A donkey.
(Image credit: Illustrated | iStock)

Democrats can blame the filibuster, gerrymandering, even the basic structure of the Senate for their inability to fulfill their New Deal wishes and Great Society dreams. But one problem they have is more fundamental: They are trying to enact big programs with historically small majorities.

The party held no fewer than 59 Senate seats and north of 300 House seats when the major New Deal legislation was passed. Democrats enjoyed a 68-32 Senate majority and a 295-140 edge in the House at the height of the Great Society. Democrats held roughly three-fifths majorities in both houses of Congress when they passed President Bill Clinton's 1993 tax increase and ObamaCare, even if both prevailed only by small margins.

Democrats are trying to pass a slew of liberal legislation, anchored by a $3.5 trillion spending package, with a 50-50 Senate and just four seats more than a bare majority in the House. They feel justified in doing so not only because they think their majorities should rightfully be bigger without the structural inequities mentioned above, but also because they are sure Republicans would usher in the conservative equivalent under the same circumstances.

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After all, Republicans pushed through three conservative Supreme Court justices — including one just before an election polls showed they were likely to lose — without the filibuster. They passed the 2001 Bush tax cuts through reconciliation in an equally divided Senate, although 12 Democrats joined in, and the 2003 sequel 51-49 in the same chamber.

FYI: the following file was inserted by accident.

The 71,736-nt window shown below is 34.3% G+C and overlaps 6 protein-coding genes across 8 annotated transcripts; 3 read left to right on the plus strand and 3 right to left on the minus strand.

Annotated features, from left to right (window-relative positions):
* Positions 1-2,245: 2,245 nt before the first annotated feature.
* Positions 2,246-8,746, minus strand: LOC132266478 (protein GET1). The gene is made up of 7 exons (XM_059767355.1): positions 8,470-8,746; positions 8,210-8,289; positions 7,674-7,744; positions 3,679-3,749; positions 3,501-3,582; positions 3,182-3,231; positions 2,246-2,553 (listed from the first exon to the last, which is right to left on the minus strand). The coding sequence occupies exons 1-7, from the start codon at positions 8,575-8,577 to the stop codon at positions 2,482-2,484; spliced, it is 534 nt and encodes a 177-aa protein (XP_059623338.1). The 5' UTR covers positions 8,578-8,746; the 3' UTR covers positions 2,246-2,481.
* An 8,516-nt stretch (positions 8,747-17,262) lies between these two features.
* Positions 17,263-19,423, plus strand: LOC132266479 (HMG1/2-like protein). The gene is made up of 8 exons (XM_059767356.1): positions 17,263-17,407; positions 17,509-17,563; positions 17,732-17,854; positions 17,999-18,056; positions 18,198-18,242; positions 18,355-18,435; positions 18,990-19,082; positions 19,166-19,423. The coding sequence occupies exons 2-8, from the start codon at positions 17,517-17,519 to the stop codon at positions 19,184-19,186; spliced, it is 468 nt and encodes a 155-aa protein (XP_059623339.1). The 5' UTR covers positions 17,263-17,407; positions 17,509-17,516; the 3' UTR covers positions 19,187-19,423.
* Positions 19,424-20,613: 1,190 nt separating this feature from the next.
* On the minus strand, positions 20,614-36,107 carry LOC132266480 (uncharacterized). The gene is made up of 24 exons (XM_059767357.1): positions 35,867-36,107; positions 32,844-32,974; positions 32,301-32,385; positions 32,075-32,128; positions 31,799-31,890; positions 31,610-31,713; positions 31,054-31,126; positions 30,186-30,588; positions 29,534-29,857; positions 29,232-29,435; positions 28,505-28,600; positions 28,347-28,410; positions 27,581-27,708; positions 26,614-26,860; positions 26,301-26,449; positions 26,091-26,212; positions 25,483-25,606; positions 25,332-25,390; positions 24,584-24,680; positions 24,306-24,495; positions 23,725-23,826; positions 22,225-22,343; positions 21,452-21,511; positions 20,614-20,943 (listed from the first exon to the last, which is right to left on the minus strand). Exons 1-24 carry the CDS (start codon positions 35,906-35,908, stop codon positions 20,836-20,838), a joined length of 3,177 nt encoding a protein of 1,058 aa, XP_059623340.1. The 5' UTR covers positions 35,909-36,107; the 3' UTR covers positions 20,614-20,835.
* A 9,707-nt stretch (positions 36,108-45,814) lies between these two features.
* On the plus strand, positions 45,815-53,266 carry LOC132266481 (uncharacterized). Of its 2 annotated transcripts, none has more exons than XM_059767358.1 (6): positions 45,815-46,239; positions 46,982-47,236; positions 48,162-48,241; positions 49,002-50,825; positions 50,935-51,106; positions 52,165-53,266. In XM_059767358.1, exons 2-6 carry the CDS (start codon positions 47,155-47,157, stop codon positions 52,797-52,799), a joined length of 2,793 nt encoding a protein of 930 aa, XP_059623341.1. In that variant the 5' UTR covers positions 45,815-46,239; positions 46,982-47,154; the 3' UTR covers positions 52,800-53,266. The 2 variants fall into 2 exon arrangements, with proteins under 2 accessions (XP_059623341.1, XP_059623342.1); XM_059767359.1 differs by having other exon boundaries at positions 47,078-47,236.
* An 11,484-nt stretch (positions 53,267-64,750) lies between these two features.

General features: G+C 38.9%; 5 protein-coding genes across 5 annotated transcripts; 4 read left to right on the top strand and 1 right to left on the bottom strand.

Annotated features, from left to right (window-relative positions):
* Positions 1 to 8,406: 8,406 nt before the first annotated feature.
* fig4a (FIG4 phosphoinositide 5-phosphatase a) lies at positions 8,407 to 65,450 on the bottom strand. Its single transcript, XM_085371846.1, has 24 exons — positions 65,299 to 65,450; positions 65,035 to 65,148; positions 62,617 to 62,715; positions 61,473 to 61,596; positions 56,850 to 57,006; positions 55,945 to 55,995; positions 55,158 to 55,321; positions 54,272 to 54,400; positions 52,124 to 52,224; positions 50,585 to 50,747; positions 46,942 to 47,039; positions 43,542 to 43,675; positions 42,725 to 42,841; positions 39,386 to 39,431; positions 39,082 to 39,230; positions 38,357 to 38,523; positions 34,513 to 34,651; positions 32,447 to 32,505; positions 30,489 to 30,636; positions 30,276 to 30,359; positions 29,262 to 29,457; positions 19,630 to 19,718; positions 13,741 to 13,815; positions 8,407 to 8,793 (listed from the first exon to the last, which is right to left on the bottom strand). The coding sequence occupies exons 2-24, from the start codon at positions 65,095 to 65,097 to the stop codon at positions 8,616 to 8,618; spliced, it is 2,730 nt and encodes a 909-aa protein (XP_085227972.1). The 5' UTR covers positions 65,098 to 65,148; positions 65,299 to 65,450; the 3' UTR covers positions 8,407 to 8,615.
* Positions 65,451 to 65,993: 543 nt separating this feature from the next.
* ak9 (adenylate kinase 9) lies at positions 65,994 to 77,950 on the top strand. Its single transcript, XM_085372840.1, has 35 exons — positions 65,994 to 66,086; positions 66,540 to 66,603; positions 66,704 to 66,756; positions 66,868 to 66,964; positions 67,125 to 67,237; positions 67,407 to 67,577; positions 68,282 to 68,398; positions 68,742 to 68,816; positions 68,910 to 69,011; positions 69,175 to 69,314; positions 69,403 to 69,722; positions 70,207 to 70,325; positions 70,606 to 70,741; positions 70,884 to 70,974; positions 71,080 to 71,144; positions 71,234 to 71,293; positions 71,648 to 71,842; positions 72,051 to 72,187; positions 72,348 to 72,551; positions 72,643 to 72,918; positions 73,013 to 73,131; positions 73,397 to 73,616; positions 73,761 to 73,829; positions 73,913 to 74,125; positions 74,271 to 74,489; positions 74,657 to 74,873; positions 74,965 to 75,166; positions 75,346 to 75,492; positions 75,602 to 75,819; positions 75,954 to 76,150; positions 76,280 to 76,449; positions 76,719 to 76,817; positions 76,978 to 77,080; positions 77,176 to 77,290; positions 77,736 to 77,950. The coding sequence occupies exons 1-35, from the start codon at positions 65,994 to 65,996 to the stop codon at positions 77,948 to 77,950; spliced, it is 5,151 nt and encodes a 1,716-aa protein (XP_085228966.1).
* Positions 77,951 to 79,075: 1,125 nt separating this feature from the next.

Democrats find themselves in a position similar to Republicans in recent years: Their majorities are small by historical standards, but more ideologically homogeneous than before. They have a faction that is so intent on ensuring purity that they are willing to sink legislation, assuming the Congressional Progressive Caucus is truly willing to use its leverage in a Freedom Caucus-like manner. And because majorities are so small, the moderates remain a faction that can disrupt all the carefully laid plans (even if they normally cave).

The political conditions facing Nancy Pelosi are not all that dissimilar from those of John Boehner, the man who tearfully handed her the gavel the first time she became speaker. Time will tell whether Democrats have more to show for their majorities in the end.

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